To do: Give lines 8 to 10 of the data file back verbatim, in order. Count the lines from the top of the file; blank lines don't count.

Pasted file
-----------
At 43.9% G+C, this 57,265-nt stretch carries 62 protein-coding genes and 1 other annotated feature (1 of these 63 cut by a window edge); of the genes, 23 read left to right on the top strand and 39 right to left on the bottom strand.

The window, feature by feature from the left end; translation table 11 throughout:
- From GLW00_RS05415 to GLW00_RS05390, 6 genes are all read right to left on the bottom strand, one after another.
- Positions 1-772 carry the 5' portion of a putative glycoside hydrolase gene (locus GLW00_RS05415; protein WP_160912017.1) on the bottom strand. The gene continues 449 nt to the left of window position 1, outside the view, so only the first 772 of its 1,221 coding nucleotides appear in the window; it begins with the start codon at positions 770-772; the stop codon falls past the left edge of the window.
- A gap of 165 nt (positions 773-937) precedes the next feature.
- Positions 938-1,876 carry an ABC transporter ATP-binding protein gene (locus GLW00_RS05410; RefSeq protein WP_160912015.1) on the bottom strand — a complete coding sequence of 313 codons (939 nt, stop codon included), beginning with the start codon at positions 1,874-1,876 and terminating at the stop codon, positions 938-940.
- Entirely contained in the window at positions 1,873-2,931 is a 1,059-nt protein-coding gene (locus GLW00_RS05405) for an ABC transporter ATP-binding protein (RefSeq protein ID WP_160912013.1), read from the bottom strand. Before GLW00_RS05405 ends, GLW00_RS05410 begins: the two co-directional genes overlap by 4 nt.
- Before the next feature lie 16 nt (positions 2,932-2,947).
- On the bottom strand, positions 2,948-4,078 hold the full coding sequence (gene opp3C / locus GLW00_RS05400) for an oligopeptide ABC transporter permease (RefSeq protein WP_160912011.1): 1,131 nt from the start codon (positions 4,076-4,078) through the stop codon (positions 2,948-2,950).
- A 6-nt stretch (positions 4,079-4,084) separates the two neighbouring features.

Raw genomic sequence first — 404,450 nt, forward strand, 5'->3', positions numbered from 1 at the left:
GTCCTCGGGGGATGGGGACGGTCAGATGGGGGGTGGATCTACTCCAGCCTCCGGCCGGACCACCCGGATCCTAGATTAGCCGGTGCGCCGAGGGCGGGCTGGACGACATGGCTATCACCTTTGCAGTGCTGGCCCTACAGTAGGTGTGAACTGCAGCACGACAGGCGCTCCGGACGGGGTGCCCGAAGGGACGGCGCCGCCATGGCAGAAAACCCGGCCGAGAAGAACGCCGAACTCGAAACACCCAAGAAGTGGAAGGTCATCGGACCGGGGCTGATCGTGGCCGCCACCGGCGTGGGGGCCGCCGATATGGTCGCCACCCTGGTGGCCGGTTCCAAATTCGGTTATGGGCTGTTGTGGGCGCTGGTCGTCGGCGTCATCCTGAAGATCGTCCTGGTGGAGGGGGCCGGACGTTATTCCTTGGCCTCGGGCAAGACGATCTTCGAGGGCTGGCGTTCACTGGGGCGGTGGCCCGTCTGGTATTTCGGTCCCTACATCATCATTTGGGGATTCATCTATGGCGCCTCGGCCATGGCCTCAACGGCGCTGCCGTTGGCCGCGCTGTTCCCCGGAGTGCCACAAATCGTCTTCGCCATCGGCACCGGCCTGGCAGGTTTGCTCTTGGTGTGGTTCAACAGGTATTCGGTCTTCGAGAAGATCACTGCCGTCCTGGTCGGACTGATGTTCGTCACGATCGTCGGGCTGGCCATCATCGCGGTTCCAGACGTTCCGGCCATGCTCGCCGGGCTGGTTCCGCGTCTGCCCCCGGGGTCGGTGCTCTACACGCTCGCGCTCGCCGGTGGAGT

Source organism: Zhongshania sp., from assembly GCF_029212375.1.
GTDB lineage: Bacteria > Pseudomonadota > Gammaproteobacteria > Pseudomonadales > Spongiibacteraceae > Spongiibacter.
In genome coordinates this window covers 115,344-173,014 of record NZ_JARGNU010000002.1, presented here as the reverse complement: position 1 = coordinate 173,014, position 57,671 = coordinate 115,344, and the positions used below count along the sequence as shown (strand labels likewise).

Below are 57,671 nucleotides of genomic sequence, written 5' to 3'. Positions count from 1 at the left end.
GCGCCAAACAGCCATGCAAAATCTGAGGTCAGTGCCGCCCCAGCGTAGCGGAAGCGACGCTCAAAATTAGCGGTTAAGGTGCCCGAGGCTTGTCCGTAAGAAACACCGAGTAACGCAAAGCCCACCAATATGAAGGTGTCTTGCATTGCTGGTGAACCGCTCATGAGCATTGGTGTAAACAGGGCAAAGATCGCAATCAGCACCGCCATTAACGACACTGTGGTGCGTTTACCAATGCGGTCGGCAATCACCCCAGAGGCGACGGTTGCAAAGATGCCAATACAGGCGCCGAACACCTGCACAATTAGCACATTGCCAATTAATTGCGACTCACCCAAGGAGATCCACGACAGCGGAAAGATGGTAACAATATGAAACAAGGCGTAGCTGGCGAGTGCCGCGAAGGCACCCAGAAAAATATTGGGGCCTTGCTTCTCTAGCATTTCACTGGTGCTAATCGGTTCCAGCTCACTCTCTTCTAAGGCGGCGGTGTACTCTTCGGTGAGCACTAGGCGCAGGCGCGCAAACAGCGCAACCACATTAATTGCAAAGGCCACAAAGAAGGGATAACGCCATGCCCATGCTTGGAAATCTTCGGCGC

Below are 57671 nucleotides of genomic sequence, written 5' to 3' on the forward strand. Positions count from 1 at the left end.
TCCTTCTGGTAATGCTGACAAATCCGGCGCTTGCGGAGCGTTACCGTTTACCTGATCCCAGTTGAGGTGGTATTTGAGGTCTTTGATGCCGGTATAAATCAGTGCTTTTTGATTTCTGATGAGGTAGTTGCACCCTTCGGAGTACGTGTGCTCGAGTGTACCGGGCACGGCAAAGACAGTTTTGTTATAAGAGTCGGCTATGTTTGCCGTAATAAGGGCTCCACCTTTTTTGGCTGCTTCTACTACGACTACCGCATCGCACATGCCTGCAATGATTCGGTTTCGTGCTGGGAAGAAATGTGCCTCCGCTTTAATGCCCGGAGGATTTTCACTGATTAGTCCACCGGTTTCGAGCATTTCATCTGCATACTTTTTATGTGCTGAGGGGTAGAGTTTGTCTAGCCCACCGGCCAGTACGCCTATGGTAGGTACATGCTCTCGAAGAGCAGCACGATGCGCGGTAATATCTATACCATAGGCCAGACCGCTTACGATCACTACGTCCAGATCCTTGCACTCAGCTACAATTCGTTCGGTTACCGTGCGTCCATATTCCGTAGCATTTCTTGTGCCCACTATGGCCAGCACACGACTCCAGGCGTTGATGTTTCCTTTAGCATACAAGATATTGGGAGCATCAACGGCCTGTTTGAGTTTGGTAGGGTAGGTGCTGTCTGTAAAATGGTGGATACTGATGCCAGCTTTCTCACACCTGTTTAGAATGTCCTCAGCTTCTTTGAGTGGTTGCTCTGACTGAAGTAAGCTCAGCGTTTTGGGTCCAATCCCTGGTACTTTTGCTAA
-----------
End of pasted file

- Before the next feature lie 16 nt (positions 2,932-2,947).
- On the bottom strand, positions 2,948-4,078 hold the full coding sequence (gene opp3C / locus GLW00_RS05400) for an oligopeptide ABC transporter permease (RefSeq protein WP_160912011.1): 1,131 nt from the start codon (positions 4,076-4,078) through the stop codon (positions 2,948-2,950).
- A 6-nt stretch (positions 4,079-4,084) separates the two neighbouring features.